Table 1. MICs of H. pylori strains before and after levofloxacin-resistance in vitro induction (UM137, UM171, UM229, UM233, and UM276) and naturally-occuring metronidazole-sensitive and resistant H. pylori strains (UM163, UM303, UM400, UM443).
Figure 2. RAPD-PCR typing of (A) levofloxacin-induced H. pylori UM137 strains 1–8 sensitive, 9–12 resistant (B) metronidazole dual population of H. pylori UM163 strains 13–19 sensitive, 20–22 resistant. Primers used were 1254 and 1281, and M: 1 kb DNA ladder.
Determination of growth rate and generation time is often used to measure fitness costs associated with antibiotic resistance (Pope et al., 2010). The growth curves of these five pairs of levofloxacin-sensitive and resistant, and four pairs of metronidazole-sensitive and resistant H. pylori strains were not significantly different within pairs (p ≥ 0.05; Figure 3). Thus, change in antibiotics resistance status did not reduce the growth fitness of the resistant strains compared to its sensitive counterparts. However, a limitation of growth curve is that the competitive fitness of sensitive strains over its resistant counterparts could not be assessed.
Figure 3. Growth curves of (A) UM137 (B) UM171 (C) UM229 (D) UM233 (E) UM276 (F) UM163 (G) UM303 (H) UM400 (I) UM443 H. pylori strains. Data represent mean ± SEM (n = 3).
Among the nine pairs of sensitive and resistant strains, only three pairs of dual strains showed significant change in their ability to induce apoptosis in AGS cells within pairs (p < 0.05). The level of apoptotic AGS cells induced by H. pylori infection post-12 h showed a decrease in the metronidazole resistant strains, UM163M and UM303M, and an increase in the resistant strain, UM400M, compared to their sensitive counterparts (Table 2). In contrast, none of the levofloxacin resistant strains showed significant change in ability to induce apoptosis compared to their sensitive counterparts. Uninfected cells acted as negative control while staurosporine-treated AGS cells act as the positive control (four-fold increase in apoptosis compared to untreated AGS cells).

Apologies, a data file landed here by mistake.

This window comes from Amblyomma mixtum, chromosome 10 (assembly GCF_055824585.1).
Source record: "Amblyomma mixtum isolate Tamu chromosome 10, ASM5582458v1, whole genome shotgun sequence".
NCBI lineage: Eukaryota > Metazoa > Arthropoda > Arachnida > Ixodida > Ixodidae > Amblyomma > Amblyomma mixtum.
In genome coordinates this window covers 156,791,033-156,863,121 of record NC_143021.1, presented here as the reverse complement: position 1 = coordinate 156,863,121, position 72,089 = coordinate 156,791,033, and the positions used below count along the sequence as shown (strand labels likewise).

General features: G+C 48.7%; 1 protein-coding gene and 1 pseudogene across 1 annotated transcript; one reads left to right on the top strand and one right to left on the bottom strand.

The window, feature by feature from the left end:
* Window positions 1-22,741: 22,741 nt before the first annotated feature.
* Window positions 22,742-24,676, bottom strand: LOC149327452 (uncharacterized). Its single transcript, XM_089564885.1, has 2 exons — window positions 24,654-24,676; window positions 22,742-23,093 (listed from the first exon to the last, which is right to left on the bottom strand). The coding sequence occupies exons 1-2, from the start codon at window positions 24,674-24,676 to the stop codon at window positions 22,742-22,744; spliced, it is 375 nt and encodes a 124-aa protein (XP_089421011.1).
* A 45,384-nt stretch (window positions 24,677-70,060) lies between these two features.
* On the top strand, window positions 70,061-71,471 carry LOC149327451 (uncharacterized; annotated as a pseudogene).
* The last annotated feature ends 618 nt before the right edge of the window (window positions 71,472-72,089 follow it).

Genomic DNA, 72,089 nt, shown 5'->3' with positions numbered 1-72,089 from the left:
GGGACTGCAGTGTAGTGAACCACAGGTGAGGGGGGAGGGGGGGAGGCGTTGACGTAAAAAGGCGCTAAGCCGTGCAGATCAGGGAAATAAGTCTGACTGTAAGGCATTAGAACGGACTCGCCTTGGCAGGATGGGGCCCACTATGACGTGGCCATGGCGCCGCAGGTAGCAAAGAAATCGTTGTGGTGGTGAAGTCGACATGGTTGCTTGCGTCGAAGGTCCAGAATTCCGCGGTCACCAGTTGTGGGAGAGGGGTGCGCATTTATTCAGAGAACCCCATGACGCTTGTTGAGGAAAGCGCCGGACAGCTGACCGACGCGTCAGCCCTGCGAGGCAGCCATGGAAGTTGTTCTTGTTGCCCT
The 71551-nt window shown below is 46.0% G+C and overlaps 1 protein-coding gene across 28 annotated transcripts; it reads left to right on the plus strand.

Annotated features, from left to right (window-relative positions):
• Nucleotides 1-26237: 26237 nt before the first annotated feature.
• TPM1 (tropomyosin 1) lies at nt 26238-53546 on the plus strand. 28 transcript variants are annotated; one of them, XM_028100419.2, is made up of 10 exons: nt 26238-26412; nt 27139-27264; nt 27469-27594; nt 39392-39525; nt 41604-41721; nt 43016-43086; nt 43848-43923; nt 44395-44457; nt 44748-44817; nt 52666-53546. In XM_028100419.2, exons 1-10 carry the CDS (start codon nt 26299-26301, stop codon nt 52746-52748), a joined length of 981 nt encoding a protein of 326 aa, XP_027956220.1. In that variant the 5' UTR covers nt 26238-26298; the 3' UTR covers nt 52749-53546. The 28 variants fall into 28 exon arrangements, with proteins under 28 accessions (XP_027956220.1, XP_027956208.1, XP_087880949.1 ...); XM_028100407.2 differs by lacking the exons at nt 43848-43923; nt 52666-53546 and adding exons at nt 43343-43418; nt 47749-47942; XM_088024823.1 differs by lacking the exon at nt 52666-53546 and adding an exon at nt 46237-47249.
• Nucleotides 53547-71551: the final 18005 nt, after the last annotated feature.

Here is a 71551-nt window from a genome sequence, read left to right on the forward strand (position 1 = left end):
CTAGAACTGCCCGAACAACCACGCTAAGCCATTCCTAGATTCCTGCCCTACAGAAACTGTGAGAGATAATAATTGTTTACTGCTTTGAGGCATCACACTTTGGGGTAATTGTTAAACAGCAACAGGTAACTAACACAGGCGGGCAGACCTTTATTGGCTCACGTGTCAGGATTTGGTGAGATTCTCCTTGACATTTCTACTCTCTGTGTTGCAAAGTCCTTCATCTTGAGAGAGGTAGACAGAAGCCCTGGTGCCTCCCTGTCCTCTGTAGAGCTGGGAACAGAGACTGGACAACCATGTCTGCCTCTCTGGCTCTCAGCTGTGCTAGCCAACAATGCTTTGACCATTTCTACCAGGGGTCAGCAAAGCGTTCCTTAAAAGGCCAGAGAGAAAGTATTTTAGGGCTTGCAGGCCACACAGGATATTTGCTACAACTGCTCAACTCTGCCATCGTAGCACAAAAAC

Table 2. Fold differences of the apoptotic AGS cells population induced by H. pylori from the ratio of resistant and sensitive pair strains, post-12 h of infection.
At population level, biofilm formation is a multicellular strategy for survival, and indirectly increases overall bacterial survival fitness. Bacterial biofilm presents as a physiological barrier at stationary growth phase against antibiotics whereby viable cells may persist due to the impenetrable structural matrix, the equilibrium of live and dead cells, or the regulation of genes expression (Normark and Normark, 2002). A majority of these strains were low-level biofilm formers, except for UM137, UM163, UM171, and UM443, and fold changes between the resistant and sensitive strains in the low-level biofilm forming pairs were not significantly different (p ≥ 0.05) (Table 3). Among the high-level biofilm forming strains, UM137L showed a significant decrease in biofilm formed. On the other hand, UM443M showed no significant increase of the biofilm formed over 7 days (p ≥ 0.05), while the biofilm formed by UM163M and UM171L were decreased compared to UM163 and UM171 respectively; the fold change did not reach statistical significance (p ≥ 0.05).
Table 3. Average biofilm formation of H. pylori strains over 7 days of growth and the fold difference between resistant and sensitive pair strains.
GyrA mutations occurred in the QRDR of the induced levofloxacin-resistant strains at N87K for UM137L and UM276L, A88V for UM233L, and D91N for UM171L and UM229L, D155N for UM137L and UM233L whereas substitutions S429T and R484K occurred in gyrB of UM233L (Figure 4). On the other hand, no specific mutations occurred in naturally-occuring metronidazole resistant strains, except for A40V in frxA of UM443M. Thus, in vitro induction of levofloxacin resistance could be explained by known gyrA and/or gyrB mutations while the naturally-occurring dual population metronidazole resistance could be caused by mutations in other genes or may involve other mechanisms.